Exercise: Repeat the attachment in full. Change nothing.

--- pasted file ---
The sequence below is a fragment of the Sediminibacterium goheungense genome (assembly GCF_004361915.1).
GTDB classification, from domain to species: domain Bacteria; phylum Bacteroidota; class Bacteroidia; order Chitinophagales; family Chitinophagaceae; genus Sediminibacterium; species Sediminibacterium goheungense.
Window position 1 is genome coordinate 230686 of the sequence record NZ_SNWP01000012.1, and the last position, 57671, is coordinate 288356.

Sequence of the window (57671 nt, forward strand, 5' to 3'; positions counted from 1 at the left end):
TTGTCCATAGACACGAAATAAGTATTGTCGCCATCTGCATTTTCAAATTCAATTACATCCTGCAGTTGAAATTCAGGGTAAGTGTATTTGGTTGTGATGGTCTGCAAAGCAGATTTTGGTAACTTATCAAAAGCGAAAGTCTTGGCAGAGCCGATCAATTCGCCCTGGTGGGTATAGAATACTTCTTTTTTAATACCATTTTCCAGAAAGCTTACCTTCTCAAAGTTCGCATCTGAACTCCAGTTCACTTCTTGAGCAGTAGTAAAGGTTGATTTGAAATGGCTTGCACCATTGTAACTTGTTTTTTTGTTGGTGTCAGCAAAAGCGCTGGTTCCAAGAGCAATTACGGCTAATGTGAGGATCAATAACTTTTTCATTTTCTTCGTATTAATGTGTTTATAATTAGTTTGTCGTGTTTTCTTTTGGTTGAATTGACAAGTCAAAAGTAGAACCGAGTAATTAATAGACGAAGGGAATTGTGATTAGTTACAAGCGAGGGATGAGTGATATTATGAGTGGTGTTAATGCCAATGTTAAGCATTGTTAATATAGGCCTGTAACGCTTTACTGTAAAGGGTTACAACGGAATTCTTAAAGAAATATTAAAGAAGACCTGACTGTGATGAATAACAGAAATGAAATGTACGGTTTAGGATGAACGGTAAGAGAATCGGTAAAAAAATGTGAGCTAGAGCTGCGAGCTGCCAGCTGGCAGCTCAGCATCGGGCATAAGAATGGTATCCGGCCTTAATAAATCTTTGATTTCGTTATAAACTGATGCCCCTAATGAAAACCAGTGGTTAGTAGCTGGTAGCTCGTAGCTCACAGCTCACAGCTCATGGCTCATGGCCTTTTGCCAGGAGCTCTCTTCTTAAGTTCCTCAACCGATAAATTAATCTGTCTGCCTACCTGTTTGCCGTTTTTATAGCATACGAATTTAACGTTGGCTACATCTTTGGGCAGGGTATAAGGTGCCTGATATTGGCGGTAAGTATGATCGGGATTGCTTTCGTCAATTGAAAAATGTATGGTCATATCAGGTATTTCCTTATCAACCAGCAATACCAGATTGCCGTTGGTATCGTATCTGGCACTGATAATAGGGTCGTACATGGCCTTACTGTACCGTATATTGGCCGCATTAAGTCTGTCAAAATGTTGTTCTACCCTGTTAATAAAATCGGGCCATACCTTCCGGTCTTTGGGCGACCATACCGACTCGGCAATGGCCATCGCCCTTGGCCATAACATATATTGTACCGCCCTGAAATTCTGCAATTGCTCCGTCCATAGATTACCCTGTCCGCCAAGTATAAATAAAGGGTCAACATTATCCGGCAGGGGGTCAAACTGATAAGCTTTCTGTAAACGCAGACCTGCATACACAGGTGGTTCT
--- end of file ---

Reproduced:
The sequence below is a fragment of the Sediminibacterium goheungense genome (assembly GCF_004361915.1).
GTDB classification, from domain to species: domain Bacteria; phylum Bacteroidota; class Bacteroidia; order Chitinophagales; family Chitinophagaceae; genus Sediminibacterium; species Sediminibacterium goheungense.
Window position 1 is genome coordinate 230686 of the sequence record NZ_SNWP01000012.1, and the last position, 57671, is coordinate 288356.

Sequence of the window (57671 nt, forward strand, 5' to 3'; positions counted from 1 at the left end):
TTGTCCATAGACACGAAATAAGTATTGTCGCCATCTGCATTTTCAAATTCAATTACATCCTGCAGTTGAAATTCAGGGTAAGTGTATTTGGTTGTGATGGTCTGCAAAGCAGATTTTGGTAACTTATCAAAAGCGAAAGTCTTGGCAGAGCCGATCAATTCGCCCTGGTGGGTATAGAATACTTCTTTTTTAATACCATTTTCCAGAAAGCTTACCTTCTCAAAGTTCGCATCTGAACTCCAGTTCACTTCTTGAGCAGTAGTAAAGGTTGATTTGAAATGGCTTGCACCATTGTAACTTGTTTTTTTGTTGGTGTCAGCAAAAGCGCTGGTTCCAAGAGCAATTACGGCTAATGTGAGGATCAATAACTTTTTCATTTTCTTCGTATTAATGTGTTTATAATTAGTTTGTCGTGTTTTCTTTTGGTTGAATTGACAAGTCAAAAGTAGAACCGAGTAATTAATAGACGAAGGGAATTGTGATTAGTTACAAGCGAGGGATGAGTGATATTATGAGTGGTGTTAATGCCAATGTTAAGCATTGTTAATATAGGCCTGTAACGCTTTACTGTAAAGGGTTACAACGGAATTCTTAAAGAAATATTAAAGAAGACCTGACTGTGATGAATAACAGAAATGAAATGTACGGTTTAGGATGAACGGTAAGAGAATCGGTAAAAAAATGTGAGCTAGAGCTGCGAGCTGCCAGCTGGCAGCTCAGCATCGGGCATAAGAATGGTATCCGGCCTTAATAAATCTTTGATTTCGTTATAAACTGATGCCCCTAATGAAAACCAGTGGTTAGTAGCTGGTAGCTCGTAGCTCACAGCTCACAGCTCATGGCTCATGGCCTTTTGCCAGGAGCTCTCTTCTTAAGTTCCTCAACCGATAAATTAATCTGTCTGCCTACCTGTTTGCCGTTTTTATAGCATACGAATTTAACGTTGGCTACATCTTTGGGCAGGGTATAAGGTGCCTGATATTGGCGGTAAGTATGATCGGGATTGCTTTCGTCAATTGAAAAATGTATGGTCATATCAGGTATTTCCTTATCAACCAGCAATACCAGATTGCCGTTGGTATCGTATCTGGCACTGATAATAGGGTCGTACATGGCCTTACTGTACCGTATATTGGCCGCATTAAGTCTGTCAAAATGTTGTTCTACCCTGTTAATAAAATCGGGCCATACCTTCCGGTCTTTGGGCGACCATACCGACTCGGCAATGGCCATCGCCCTTGGCCATAACATATATTGTACCGCCCTGAAATTCTGCAATTGCTCCGTCCATAGATTACCCTGTCCGCCAAGTATAAATAAAGGGTCAACATTATCCGGCAGGGGGTCAAACTGATAAGCTTTCTGTAAACGCAGACCTGCATACACAGGTGGTTCT